Reinventing Mother’s Day

A mom post tonight…

I’ve been struggling with this post for a few days, mostly because I just don’t know which way to take it.  I could start by telling you all that I really am not a fan of mother’s day; not because it’s a hallmark holiday, but because mother’s day is always the start of a bad week for me.  Mother’s day and the anniversary of losing Ben go hand in hand and I’m not sure I will ever be able to separate the two – they just happened too close together.  So, I could tell you that in this week, regardless of what else I’m doing or how I may seem, the only real thought running through my mind is, “Ben should be (insert age here),” and the age keeps getting bigger (it’s 6 this year, I should be the mom of a 6 year old), but the memory of him in my mind stays tiny – because he was tiny and he will never get bigger than the little man who stretched out and still was only as tall as my two hands.  I could tell you that even though my mind keeps telling me not to give into the sadness that creeps up around me during this week, my heart just keeps pulling me there.  I never thought, never ever ever, that I could still feel his loss so sharply this many years later, but maybe that’s part of the grief process when you lose a child – instead of being able to look back and see the great things that did happen in their lives, you only really get to see what was lost, of what they didn’t get to do.

Or I could take this post to Lily and tell you how her smile, her amazing giggle and her constant squirming out of arms to reach for the dog, is the perfect antidote to sadness.  On Sunday, when I was missing Ben and Jess was missing her mom, there was Lily, who instantly made us happy again, who brought us away from the grief and reminded us, just by hearing her blow raspberries, that you have to let go and live in the moment.  Loving Lily has made me whole again, in a way that I wasn’t sure was possible after losing Ben – it is all consuming, but it has also come with it’s share of lessons: you can’t look back, you can’t change the past and you can’t be afraid to move forward just because things are scary.  Beyond being the guidelines of life with Lily, these are also the lessons that have helped me heal from that grief.

So maybe, what I really should be writing about it how once upon a time I really did not like mother’s day, but going forward I think I just need to look at it from a different set of eyes – in our house it won’t be about how great mother’s are but about how lucky we are to be mother’s; how lucky I am to get to be Lily’s momma, who challenges me everyday to be more patient and more understanding, and how lucky I am to be Ben’s momma, to know that (insert number of years) later, a mom’s love doesn’t ever stop.

IMG_2709

 

Advertisements

3 x 21: Shifting Perspectives

A mom post tonight…

We’re very lucky to have some incredible role models for Lily within our Down Syndrome family and sometimes I need those role models as much, if not more, than she does. There are times when we’re hitting a milestone roadblock or we’re up to our ears in non-stop vomiting that I find an unmeasurable amount of solace in looking at Lily’s counterparts and enveloping myself in their amazing lives.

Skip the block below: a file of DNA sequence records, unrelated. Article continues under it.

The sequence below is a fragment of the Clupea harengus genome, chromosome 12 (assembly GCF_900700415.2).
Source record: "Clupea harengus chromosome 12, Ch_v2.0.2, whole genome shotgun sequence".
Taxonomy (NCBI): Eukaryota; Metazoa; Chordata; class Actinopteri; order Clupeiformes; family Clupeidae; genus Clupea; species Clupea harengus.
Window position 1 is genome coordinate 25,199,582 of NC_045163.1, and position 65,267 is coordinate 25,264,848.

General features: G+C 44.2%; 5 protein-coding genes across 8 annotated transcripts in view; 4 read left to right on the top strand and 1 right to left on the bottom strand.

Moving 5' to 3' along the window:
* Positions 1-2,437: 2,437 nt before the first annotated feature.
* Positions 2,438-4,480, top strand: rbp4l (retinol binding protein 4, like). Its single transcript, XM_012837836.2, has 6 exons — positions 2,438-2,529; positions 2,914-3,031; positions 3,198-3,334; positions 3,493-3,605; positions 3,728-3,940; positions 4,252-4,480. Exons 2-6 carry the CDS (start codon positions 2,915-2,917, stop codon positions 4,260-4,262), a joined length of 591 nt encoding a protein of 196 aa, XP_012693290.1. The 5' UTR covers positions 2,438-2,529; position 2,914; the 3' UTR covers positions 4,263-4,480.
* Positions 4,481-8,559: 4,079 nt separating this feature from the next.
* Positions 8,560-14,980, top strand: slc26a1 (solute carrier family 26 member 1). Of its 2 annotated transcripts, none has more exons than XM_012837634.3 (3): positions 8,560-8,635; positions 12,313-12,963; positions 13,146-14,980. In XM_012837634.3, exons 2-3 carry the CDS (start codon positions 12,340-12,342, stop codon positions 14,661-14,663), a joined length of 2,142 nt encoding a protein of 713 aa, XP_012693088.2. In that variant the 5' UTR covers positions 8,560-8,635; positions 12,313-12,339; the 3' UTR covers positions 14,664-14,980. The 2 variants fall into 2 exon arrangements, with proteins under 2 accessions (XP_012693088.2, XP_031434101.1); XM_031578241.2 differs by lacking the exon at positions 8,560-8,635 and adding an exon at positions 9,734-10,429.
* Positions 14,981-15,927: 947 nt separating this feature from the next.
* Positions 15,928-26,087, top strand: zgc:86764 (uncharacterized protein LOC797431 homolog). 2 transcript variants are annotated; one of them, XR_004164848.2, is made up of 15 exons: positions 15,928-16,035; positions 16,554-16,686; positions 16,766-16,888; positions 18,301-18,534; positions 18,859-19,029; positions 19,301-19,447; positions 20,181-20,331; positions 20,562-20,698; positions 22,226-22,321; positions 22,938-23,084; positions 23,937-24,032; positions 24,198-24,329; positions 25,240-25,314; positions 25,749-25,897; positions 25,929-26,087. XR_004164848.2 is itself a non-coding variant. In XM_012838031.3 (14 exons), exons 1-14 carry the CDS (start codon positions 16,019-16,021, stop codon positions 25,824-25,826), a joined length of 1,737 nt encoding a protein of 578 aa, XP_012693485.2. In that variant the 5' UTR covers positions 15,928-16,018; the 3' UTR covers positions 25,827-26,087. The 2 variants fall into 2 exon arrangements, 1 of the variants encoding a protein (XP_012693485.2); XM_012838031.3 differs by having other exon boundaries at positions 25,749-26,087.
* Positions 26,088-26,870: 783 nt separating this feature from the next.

IMG_7153

In 2012, the UN General Assembly declared March 21st as World Down Syndrome Day, “to reaffirm that persons with Down syndrome are entitled to the full and effective enjoyment of all human rights and fundamental freedoms. Let us each do our part to enable children and persons with Down syndrome to participate fully in the development and life of their societies on an equal basis with others. Let us build an inclusive society for all.” (Ban Ki-moon).

IMG_0852

Last year was our first year celebrating World Day Syndrome Day as Lily’s parents and we celebrated it quietly and with just the three of us. This year we chose to spend the day embracing our lives in this amazing community we are surrounded with. We were honoured to start our day with the Canadian Down Syndrome Society in opening the market at the Toronto Stock Exchange. Though it began a little rough, with an unintentional sleep-in causing us to rush to try and get out the door and then getting thoroughly turned around between the Exchange Tower and First Canadian Place, once we stepped into the broadcast studio we were quickly reminded why we were there. If you looked beyond the “official” types who were there representing different Down Syndrome affiliate groups, you would find yourself immersed in a group of parents and supporters watching, with so much pride, these individuals displaying the best parts of human nature – engaging, kindness, laughter and so incredibly supportive of one another. We had time to speak with a few of the self-advocates and I was filled with so much joy listening to them speak about their ambitions, their careers, their passions – so many of them echoing similar sentiments: that they simply want to educate people about what it’s like to live with Down Syndrome; to show people, who aren’t as lucky as we are, that having Down Syndrome doesn’t detract from you life, it enhances it.

IMG_7142

On this day last year I spent my time reflecting on what Lily’s life was like at the moment – what her diagnosis was bringing to our lives right then. This year I find myself picturing where her life will take her and how I really and truly believe that her life is going to be amazing. There are so many people our there right now- self-advocates standing up to be heard, parents demanding their children not be dismissed – paving the way for the next generation of kids with Down Syndrome. As time passes and each March 21st brings more awareness, I hold on to the hope that inclusion and integration will no longer be catch phrases but will actually be the norm; the hope that when Lily is ready to take the world by storm – as I know she will – the world will be ready for her and truly see her abilities.